Bullying beliefs challenged
Oct 02, 2003,
vol. 28, no. 3
By Carol Thorbes
Even before the graduand has crossed convocation mall this fall to receive her degree, she is fielding media and research queries about Peer Victimization in British Columbia Youth.
Her study is one of the first to look at several novel risk factors and outcomes associated with youth becoming victims of their peers.
Van Blyderveen's research isolates disability and body size (underweight/overweight) as risk factors in bullying.
Van Blyderveen (left), a Burnaby resident originally from Burgessville, Ontario, found that ethnicity, sexual orientation and socioeconomic status are not key risk factors for peer victimization.
“I think all of us tend to theorize why youth are bullied by their peers based on what we believe are risk factors,” says Van Blyderveen. “My study tested those beliefs.”
Van Blyderveen is one of the first researchers to specifically study changes in peer victimization among youth in grades 7-12. She found that peer victimization peaks in Grade 9, when students are usually aged 14.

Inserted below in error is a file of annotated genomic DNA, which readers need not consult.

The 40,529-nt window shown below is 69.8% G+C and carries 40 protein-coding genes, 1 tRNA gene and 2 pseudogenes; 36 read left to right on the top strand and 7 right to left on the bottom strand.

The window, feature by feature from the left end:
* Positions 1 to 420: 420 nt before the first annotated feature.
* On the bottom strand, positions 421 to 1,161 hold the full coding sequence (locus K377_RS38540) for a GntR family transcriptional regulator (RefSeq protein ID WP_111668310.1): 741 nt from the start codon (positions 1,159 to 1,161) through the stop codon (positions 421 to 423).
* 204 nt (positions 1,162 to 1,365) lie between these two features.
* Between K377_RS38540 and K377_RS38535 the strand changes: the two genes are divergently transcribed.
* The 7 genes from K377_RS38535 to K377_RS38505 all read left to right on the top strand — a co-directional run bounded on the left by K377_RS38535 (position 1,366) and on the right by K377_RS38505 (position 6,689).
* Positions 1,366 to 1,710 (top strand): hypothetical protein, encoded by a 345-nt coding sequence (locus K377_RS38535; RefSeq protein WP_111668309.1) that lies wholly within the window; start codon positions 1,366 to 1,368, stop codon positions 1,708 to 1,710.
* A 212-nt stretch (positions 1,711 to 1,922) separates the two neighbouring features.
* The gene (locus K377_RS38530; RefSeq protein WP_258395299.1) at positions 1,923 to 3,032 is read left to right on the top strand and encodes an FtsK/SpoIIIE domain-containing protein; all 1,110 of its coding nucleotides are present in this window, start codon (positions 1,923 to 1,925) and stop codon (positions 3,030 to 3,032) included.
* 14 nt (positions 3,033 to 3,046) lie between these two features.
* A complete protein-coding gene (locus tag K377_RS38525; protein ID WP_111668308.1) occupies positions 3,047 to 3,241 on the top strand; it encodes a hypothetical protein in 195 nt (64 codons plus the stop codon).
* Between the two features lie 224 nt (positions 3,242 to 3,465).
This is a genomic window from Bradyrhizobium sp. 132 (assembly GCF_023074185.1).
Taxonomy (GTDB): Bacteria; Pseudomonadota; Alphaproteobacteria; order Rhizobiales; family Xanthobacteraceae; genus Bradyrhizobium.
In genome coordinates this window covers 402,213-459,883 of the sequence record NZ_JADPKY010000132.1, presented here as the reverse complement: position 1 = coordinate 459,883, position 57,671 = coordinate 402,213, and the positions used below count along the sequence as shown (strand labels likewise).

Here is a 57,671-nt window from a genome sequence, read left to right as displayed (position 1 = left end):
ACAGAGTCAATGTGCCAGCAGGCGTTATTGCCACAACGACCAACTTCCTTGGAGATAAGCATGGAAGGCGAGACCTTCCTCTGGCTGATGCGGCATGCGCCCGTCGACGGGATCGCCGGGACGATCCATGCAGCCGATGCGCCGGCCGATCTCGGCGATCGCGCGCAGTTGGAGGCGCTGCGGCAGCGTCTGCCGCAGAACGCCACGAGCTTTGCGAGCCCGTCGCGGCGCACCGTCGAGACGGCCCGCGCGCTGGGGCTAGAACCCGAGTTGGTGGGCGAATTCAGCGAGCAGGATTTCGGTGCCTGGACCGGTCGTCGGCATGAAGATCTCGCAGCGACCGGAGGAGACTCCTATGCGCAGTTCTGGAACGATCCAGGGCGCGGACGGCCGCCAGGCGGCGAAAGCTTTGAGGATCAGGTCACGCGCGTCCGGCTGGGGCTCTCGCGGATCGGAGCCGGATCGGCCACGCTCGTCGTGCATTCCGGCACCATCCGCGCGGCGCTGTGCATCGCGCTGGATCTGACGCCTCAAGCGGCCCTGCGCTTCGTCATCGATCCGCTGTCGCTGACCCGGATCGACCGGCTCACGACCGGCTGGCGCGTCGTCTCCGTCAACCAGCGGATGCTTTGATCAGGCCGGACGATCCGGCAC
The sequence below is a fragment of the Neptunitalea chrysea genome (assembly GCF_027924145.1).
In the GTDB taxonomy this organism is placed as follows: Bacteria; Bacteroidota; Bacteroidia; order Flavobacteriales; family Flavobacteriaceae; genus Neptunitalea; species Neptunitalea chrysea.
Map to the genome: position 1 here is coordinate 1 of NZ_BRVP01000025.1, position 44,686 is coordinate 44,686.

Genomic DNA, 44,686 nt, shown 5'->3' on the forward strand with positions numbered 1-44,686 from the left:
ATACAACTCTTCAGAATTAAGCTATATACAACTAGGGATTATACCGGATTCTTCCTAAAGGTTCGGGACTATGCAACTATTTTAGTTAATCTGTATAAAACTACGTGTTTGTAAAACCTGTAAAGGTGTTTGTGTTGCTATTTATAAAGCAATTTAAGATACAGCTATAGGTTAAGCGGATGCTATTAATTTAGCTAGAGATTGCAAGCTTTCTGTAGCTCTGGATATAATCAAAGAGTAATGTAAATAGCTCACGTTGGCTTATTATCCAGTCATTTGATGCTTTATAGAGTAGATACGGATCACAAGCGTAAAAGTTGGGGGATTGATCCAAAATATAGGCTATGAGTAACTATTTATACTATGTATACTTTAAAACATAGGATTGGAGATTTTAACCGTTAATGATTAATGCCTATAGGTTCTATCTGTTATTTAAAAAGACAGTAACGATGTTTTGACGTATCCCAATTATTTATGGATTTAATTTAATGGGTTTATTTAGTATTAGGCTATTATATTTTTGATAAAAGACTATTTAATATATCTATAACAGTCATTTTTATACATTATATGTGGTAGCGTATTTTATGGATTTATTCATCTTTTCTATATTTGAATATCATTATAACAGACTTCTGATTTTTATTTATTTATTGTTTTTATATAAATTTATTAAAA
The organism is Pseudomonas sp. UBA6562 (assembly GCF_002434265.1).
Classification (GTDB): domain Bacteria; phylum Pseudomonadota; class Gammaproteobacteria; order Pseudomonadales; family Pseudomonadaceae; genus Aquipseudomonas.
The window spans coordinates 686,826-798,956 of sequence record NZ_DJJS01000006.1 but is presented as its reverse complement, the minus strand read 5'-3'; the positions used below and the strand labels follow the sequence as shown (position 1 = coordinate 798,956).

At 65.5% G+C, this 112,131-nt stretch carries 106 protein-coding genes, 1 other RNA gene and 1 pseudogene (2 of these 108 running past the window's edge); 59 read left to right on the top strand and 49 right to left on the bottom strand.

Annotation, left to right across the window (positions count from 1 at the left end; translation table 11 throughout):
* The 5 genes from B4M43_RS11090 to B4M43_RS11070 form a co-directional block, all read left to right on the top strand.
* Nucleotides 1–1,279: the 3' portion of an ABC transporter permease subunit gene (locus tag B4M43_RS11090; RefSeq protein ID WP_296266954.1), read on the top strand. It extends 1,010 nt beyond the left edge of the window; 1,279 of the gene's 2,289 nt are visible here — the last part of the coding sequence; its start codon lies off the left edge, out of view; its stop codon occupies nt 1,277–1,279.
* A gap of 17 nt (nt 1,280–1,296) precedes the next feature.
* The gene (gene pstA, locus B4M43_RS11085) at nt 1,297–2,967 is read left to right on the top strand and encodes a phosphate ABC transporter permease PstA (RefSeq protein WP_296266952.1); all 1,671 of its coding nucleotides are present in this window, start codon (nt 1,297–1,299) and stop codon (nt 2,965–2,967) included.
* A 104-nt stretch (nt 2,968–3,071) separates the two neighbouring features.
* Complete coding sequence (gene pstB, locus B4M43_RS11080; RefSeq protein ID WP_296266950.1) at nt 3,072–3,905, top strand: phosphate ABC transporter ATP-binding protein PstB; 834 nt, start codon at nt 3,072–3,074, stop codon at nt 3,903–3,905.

“I think it has to do with the fact that Grade 9 is the transition year from middle to high school and is potentially stressful,” theorizes Van Blyderveen.
She also found that students who have good relationships with teachers, not just parents, are less likely to be victimized.
“My sense is that both of these types of relationships help kids learn how to relate socially to others, including their peers,” says Van Blyderveen.
She notes that victims of bullying are more likely to display several problems - suicidal thoughts, depression, anxiety, poor general physical health, drug use, poor body image, eating disorders and poor academic performance.
“Whenever a kid has any one of these behaviours it should raise a red flag for parents or teachers that something is wrong,” cautions Van Blyderveen.
“Kids who are depressed or socially withdrawn are often overlooked because they don't pose a problem in the classroom.”
Her conclusions are based on an analysis of an adolescent health survey conducted every few years by the McCreary Centre society, a non-profit organization researching youth health in B.C.
The society's sample size - almost 26,000 male/female students, grades 7-12, aged 12 to 19 in B.C. private and public schools - lends credibility to Van Blyderveen's results. It represents 10 per cent of B.C.'s student population.
The survey asked young people the number of times annually they experienced direct physical and verbal attacks, and physical threats (verbal but implied physical harm).
Now pursuing her doctoral research in psychology at SFU, Van Blyderveen is exploring the extent to which certain clusters of risk and outcome factors are predictive of peer victimization.
Van Blyderveen hopes to publish an academic article based on her master's findings. She has created a public summary of her findings, which will appear on the McCreary Centre society's website.